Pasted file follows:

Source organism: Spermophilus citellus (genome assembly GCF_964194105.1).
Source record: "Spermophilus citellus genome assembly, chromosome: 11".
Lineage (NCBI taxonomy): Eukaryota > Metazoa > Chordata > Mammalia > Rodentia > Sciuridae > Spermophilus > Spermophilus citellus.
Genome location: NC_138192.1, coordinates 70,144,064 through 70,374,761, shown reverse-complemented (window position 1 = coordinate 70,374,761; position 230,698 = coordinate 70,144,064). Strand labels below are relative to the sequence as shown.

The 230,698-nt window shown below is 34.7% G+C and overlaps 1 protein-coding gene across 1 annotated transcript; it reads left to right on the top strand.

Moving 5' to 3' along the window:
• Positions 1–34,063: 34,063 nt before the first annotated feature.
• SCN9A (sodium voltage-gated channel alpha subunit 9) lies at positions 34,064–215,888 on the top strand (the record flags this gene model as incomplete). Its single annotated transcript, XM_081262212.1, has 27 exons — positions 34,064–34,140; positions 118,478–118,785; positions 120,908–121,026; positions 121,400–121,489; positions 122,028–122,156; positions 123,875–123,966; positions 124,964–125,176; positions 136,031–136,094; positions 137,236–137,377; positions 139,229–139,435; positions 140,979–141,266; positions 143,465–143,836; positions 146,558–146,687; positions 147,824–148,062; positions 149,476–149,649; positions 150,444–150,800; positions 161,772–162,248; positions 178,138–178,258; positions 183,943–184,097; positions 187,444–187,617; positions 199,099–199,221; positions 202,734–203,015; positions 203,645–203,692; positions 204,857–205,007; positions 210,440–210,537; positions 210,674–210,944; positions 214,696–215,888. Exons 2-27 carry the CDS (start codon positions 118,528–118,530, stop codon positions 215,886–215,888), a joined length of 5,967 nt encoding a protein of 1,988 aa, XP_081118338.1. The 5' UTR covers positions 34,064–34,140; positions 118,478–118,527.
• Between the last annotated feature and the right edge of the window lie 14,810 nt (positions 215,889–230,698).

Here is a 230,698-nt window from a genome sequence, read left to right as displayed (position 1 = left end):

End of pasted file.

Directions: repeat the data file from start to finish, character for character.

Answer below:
Source organism: Spermophilus citellus (genome assembly GCF_964194105.1).
Source record: "Spermophilus citellus genome assembly, chromosome: 11".
Lineage (NCBI taxonomy): Eukaryota > Metazoa > Chordata > Mammalia > Rodentia > Sciuridae > Spermophilus > Spermophilus citellus.
Genome location: NC_138192.1, coordinates 70,144,064 through 70,374,761, shown reverse-complemented (window position 1 = coordinate 70,374,761; position 230,698 = coordinate 70,144,064). Strand labels below are relative to the sequence as shown.

The 230,698-nt window shown below is 34.7% G+C and overlaps 1 protein-coding gene across 1 annotated transcript; it reads left to right on the top strand.

Moving 5' to 3' along the window:
• Positions 1–34,063: 34,063 nt before the first annotated feature.
• SCN9A (sodium voltage-gated channel alpha subunit 9) lies at positions 34,064–215,888 on the top strand (the record flags this gene model as incomplete). Its single annotated transcript, XM_081262212.1, has 27 exons — positions 34,064–34,140; positions 118,478–118,785; positions 120,908–121,026; positions 121,400–121,489; positions 122,028–122,156; positions 123,875–123,966; positions 124,964–125,176; positions 136,031–136,094; positions 137,236–137,377; positions 139,229–139,435; positions 140,979–141,266; positions 143,465–143,836; positions 146,558–146,687; positions 147,824–148,062; positions 149,476–149,649; positions 150,444–150,800; positions 161,772–162,248; positions 178,138–178,258; positions 183,943–184,097; positions 187,444–187,617; positions 199,099–199,221; positions 202,734–203,015; positions 203,645–203,692; positions 204,857–205,007; positions 210,440–210,537; positions 210,674–210,944; positions 214,696–215,888. Exons 2-27 carry the CDS (start codon positions 118,528–118,530, stop codon positions 215,886–215,888), a joined length of 5,967 nt encoding a protein of 1,988 aa, XP_081118338.1. The 5' UTR covers positions 34,064–34,140; positions 118,478–118,527.
• Between the last annotated feature and the right edge of the window lie 14,810 nt (positions 215,889–230,698).

Here is a 230,698-nt window from a genome sequence, read left to right as displayed (position 1 = left end):